How to Write a Well-structured Resume?
It is true that the content is the most important part of every resume. Depending on what you kind of information you will choose to include onto your resume employers will be either more interested in your candidacy or will discard your CV in no time. However, it is not only the content that matters. It is as equally important to be able to present that content in a way that would be convenient for those reviewing your resume. Before you eat a chocolate bar you see an attractive wrapping and if that chocolate bar would be wrapped in just a piece of paper with no picture or sign on it you will unlikely buy it. The same thing with resumes: if you can’t organize your content in a way that would be attractive for employers, your CV might never be read by hiring managers.
Resume Structure: Essential Components
Many job seekers underestimate the importance of a good structure. The matter of the fact is that hiring authorities never spend more than half a minute to scan a resume. More than that, in average it takes 10-15 seconds to review one resume. So those decisions have really no time to carefully search out vital information on your CV. It is about whether they can see in 10 seconds what you have to offer or they don’t. That’s why you need to optimize a structure of your resume in order to get past the initial screening process. There are so many professionals who by failing to properly organize and structure the content were disqualified… Throughout the the years of experience in career assistance and resume writing we have come to the conclusion that the following arrangement of sections is the most effective: name, contact details, summary, accomplishments, professional experience, and education.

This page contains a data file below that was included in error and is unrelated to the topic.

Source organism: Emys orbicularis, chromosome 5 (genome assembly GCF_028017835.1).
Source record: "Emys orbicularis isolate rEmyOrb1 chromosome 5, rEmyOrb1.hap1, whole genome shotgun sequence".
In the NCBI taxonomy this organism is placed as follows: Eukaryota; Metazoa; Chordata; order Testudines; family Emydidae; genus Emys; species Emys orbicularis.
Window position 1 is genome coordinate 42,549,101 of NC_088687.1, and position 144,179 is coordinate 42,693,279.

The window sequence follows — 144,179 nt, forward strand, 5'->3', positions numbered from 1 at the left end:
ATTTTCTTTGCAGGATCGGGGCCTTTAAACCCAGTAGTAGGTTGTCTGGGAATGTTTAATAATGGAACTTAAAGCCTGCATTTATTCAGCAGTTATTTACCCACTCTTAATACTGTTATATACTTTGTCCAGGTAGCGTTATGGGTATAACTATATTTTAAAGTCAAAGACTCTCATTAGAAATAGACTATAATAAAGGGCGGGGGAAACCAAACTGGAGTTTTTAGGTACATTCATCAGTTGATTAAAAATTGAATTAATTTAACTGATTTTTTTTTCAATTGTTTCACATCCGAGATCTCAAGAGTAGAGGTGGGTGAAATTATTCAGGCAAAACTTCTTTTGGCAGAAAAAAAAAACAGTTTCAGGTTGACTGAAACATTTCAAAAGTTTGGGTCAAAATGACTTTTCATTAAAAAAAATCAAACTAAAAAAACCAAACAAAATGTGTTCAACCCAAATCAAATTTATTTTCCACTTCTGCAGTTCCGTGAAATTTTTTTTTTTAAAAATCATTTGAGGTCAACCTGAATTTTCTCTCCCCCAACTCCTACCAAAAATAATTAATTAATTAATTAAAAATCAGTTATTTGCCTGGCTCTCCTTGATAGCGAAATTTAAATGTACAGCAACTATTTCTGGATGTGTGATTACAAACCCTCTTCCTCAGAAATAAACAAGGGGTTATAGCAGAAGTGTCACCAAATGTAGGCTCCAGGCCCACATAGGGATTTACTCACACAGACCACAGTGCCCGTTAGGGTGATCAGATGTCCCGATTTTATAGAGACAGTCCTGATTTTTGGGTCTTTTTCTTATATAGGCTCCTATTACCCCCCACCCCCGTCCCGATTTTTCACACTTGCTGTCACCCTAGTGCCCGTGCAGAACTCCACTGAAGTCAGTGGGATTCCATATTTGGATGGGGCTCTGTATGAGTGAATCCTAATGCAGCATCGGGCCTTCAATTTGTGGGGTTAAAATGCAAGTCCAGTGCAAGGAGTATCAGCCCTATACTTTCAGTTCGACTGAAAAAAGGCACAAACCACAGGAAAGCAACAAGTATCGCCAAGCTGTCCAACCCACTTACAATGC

Obviously, every resume should start with a first and last name along with the contact details. By contact details we mean the physical address, phone number, and email address. You don’t need to include a picture of you, any other personal information like your religion views, marriage status, etc. The next section is a summary of qualifications. It is best if you list your relevant qualifications in several bullet points. It will give a glimpse of who you are to prospective employers. If you are able to offer in these bullet points the skills and qualifications that are required for the job you will significantly increase your chances.
The first section after such an introduction should be your major accomplishments. This section s is the most convincing one if you can show that you are able to achieve success (especially if that success could be related to the job). Employers need to know that you are capable of achieving results for them. And if you’ve got something to show off, do it in the beginning of your resume. Then you could go to your professional experience – list your jobs in a reverse chronological order. It is better if you don’t copy-paste generic job descriptions from the internet, but work on each employment to list relevant responsibilities. Lastly, you should list your educational credentials in a separate section (in a reverse chronological order too).